Protesters Call for Release of Detained Activists

About 100 protesters gathered outside the National Assembly on Friday morning to call for lawmakers to intervene following the recent spate of arrests involving activists, monks and opposition officials.

The group called for the release of the 15 arrested people, including 11 who have already been tried and sentenced to a year in jail, saying they had not committed any crimes but were simply trying to exercise their right to freedom of expression. 

Monk Sim Sovandy joins a protest outside the National Assembly on Friday to call for the release of activists, monks and opposition figures who have been arrested and detained this week. (Siv Channa/The Cambodia Daily)
Monk Sim Sovandy joins a protest outside the National Assembly on Friday to call for the release of activists, monks and opposition figures who have been arrested and detained this week. (Siv Channa/The Cambodia Daily)

“Please, both parties of the Na­tional Assembly, intervene in this case,” Yorm Bopha, a well-known com­munity activist from Boeng Kak, cried out at the protest. “We are all hungry for justice and we want to live in freedom.”

Vann Narith, a CNRP lawmaker who accepted a petition from the pro­test­ers on behalf of his party, pro­mised that his party would push the government on human rights issues.

“Even though I encourage our people to retain this culture [of pro­test­ing], please don’t create any violence,” he said.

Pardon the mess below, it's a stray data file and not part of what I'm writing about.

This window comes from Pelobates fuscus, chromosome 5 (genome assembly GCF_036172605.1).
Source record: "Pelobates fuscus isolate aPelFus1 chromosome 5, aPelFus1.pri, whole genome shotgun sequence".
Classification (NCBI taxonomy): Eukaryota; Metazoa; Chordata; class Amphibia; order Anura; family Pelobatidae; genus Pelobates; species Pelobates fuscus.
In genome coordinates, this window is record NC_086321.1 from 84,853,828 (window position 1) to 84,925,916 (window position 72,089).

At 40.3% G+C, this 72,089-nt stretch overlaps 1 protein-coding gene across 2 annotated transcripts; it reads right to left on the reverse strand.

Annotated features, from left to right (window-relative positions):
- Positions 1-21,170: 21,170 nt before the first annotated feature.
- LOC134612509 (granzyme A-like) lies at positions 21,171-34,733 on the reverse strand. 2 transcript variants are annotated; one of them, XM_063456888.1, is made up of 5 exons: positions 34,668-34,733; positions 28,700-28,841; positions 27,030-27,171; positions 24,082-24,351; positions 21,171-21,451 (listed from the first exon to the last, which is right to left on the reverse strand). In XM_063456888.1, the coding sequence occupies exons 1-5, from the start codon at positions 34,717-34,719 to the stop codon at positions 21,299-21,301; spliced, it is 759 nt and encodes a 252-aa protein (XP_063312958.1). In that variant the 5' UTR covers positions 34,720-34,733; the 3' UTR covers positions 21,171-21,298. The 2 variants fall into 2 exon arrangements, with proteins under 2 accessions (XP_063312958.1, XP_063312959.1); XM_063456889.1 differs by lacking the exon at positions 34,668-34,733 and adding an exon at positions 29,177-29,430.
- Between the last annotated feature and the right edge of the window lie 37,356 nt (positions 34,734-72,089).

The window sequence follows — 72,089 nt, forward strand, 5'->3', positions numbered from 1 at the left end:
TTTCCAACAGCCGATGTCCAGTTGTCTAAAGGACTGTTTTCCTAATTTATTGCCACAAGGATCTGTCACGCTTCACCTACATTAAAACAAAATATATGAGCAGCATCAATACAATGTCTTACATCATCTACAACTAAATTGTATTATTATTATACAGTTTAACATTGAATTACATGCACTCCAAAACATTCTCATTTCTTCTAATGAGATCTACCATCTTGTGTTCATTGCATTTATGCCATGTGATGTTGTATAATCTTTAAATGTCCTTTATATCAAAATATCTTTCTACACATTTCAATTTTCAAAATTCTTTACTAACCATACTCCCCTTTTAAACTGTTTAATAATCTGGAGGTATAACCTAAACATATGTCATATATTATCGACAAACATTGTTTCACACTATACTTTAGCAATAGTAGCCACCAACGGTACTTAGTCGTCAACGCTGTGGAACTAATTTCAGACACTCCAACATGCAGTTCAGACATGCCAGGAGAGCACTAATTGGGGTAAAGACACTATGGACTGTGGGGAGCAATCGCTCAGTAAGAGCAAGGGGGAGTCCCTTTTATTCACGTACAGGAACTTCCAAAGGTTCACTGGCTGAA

CPP lawmaker Loak Kheng, who also visited the protesters, pledged to take the groups’ concerns to the CPP president of the Na­tional Assembly, Heng Samrin.

“The National Assembly will invite Phnom Penh governor [Pa Socheatvong] through [Interior Minister] Sar Kheng to collect all their stories to discuss together to solve these issues for our people,” he said.

U.S.-based advocacy group Hu­man Rights Watch has condemned the recent wave of ar­rests, likening the government’s crackdown to “a dictatorship, not a de­mocracy.”

“The Cambodian government’s latest crackdown on peaceful protest makes a mockery of promises of dem­­ocratic reform,” the organization’s Asia director, Brad Adams, said in a statement released Friday.

“The country’s donors should publicly condemn this escalating wave of abuse. Failure to speak out will only encourage the ruling party to further close political space and block any hopes for progress to­ward a genuine multi-party de­mocracy.”

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